Which takes us to the idea of using in-situ resources to tackle the deceleration problem. If your goal is to launch a starship that can decelerate in the destination system to explore it, the magsail lets you do the job without carrying the deceleration fuel aboard the vehicle. Play around with the numbers long enough and you’ll see what a huge boost this would be, for otherwise you’re carrying all the fuel needed to slow down a starship (moving, perhaps, at .10 c!), and that means you’ve got to get all of that fuel up to cruise in the first place. The idea of creating drag against the interstellar medium and a destination stellar wind thus has a powerful appeal.

Rise of the Superconductor

When Bussard studied how his ramjet could operate in a region of interstellar space where the density of hydrogen was roughly 1 hydrogen atom per cubic centimeter, he saw that he would need a collecting area of 10,000 square kilometers. This is so vast that even if it were made of 0.1-centimeter mylar, a physical scoop would weigh something on the order of 250,000 tons. But a much smaller collector generating a magnetic field seems practical given the advances in superconducting alluded to above, with a loop of superconducting wire deployed from the spacecraft, the current applied to it cycling continuously to generate the magnetic field. Here’s how Zubrin and Andrews described it in a paper based on their presentation at the 1990 Vision-21 symposium at NASA’s Lewis Research Center (now Glenn Research Center):

The magnetic sail, or Magsail, is a device which can be used to accelerate or decelerate a spacecraft by using a magnetic field to accelerate/deflect the plasma naturally found in the solar wind and interstellar medium. Its principle of operation is as follows: A loop of superconducting cable hundreds of kilometers in diameter is stored on a drum attached to a payload spacecraft. When the time comes for operation the cable is played out into space and a current is initiated in the loop. This current once initiated, will be maintained indefinitely in the superconductor without further power. The magnetic field created by the current will impart a hoop stress to the loop aiding the deployment and eventually forcing it to a rigid circular shape.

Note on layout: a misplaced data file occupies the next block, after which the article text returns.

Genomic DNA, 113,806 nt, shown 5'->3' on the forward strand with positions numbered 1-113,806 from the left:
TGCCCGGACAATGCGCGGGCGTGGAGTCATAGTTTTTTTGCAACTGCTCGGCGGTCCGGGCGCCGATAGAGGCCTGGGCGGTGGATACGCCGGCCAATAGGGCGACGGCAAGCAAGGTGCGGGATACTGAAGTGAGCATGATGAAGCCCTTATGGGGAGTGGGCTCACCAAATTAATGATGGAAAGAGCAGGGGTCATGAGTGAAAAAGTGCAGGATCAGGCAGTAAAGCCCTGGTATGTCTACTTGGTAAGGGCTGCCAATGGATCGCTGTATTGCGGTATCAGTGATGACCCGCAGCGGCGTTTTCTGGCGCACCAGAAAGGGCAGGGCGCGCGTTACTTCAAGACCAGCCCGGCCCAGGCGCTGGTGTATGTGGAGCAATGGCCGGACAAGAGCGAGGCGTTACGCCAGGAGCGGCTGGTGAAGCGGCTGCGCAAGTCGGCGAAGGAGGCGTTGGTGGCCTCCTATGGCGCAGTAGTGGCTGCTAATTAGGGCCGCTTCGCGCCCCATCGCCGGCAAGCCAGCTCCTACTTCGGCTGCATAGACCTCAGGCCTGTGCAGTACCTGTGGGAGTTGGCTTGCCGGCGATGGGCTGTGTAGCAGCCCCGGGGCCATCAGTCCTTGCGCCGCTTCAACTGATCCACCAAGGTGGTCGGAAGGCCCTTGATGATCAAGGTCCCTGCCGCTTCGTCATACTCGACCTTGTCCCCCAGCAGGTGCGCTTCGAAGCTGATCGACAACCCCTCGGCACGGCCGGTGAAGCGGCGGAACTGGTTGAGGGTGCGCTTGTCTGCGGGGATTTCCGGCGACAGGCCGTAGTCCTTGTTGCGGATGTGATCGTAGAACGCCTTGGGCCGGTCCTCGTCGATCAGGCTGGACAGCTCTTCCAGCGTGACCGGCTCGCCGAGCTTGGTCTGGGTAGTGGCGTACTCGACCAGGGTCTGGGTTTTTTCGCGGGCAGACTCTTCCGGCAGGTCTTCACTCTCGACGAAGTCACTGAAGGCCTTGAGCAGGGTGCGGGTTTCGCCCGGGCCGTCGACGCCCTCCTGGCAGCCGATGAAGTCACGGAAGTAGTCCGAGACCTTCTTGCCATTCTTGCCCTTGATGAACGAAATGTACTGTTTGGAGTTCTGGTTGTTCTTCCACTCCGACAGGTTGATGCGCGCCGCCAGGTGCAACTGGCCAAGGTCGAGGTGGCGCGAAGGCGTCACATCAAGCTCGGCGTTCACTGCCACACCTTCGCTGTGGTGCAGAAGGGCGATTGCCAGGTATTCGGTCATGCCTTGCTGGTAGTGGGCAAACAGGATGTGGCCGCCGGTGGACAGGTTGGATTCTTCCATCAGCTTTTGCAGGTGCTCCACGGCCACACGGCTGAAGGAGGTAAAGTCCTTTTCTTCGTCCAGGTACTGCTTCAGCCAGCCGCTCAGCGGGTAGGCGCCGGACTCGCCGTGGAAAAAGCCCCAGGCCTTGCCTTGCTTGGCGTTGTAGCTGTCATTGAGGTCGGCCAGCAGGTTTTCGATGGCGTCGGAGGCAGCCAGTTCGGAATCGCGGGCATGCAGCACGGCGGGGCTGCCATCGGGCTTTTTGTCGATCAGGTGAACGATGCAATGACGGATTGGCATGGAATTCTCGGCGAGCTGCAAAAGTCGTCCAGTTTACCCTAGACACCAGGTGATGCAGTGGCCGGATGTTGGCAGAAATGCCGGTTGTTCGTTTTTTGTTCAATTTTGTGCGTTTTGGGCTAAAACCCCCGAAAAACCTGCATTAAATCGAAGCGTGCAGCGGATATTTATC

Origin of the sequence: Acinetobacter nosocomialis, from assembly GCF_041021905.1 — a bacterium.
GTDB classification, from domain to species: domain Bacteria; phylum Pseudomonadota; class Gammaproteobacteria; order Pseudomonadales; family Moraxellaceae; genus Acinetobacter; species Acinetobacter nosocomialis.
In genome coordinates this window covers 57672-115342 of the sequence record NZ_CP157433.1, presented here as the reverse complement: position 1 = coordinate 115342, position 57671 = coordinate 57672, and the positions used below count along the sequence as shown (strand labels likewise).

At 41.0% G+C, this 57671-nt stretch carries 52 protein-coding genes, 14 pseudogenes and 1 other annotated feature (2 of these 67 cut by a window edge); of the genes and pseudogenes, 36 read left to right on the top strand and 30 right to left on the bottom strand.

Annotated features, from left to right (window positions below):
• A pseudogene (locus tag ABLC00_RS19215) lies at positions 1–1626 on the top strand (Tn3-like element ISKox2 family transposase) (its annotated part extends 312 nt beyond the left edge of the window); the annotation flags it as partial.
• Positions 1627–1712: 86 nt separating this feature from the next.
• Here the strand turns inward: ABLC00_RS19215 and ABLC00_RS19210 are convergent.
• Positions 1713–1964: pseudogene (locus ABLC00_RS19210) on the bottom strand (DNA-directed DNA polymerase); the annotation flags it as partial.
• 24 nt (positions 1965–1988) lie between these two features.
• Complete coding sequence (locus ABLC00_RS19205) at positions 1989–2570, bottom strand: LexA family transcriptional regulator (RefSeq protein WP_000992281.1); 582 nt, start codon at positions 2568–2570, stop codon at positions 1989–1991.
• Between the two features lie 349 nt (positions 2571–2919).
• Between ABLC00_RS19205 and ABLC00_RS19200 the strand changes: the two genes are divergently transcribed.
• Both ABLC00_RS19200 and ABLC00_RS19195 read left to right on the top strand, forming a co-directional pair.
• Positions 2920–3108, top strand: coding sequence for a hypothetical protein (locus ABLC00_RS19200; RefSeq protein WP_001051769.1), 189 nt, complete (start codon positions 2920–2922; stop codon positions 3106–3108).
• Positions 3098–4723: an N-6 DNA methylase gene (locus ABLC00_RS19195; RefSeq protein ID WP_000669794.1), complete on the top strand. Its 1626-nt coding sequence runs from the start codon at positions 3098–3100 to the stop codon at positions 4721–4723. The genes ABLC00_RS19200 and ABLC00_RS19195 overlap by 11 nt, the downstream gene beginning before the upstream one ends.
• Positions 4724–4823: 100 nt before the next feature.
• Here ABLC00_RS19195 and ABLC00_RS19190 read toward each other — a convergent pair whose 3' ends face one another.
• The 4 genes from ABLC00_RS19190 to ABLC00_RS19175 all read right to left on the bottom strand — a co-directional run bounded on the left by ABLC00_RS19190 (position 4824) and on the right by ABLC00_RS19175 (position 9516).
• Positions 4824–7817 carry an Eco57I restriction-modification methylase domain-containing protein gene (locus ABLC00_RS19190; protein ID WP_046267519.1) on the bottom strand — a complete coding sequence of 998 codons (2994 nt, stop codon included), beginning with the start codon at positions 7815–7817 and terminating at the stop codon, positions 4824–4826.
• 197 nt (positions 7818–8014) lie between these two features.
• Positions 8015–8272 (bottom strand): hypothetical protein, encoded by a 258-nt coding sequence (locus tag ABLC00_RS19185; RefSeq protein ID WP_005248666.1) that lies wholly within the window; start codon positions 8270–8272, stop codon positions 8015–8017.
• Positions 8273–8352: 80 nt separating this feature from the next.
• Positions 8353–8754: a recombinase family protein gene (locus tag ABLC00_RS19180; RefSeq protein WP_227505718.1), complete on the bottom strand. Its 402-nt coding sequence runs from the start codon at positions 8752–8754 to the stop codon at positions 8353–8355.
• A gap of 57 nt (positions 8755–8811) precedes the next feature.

Image: A space probe surrounded by a magnetic sail. Early work on these concepts has taken place at the University of Washington under Robert Winglee, with reports available at NASA’s Institute for Advanced Concepts site. Credit: NASA/University of Washington.

Thus the hybrid concept Andrews and Zubrin came up with in the Vision-21 work, extending ideas they had first presented in a 1988 paper: Use laser beaming technology to push a sail to interstellar cruise speeds, then deploy a magsail upon arrival to reduce deceleration time. The authors looked at the numbers and worked out 0.8 years for acceleration, 17.4 years of coasting at almost half the speed of light, and 18.8 years for deceleration. This gets you about 10 light years out in around 37 years, a mind-bending pace that uses a huge sail and some generous assumptions about laser power that we’ll look at tomorrow. For there are other ways to use lasers, even for deceleration, and other ways, too, to exploit the local interstellar medium.

Zubrin and Andrews’ paper from Vision-21 is “Use of Magnetic Sails for Advanced Exploration Missions,” in the proceedings of Vision-21: Space Travel for the Next Millennium” (NASA Conference Publication 10059. The citation for their 1988 work is given in yesterday’s Centauri Dreams post.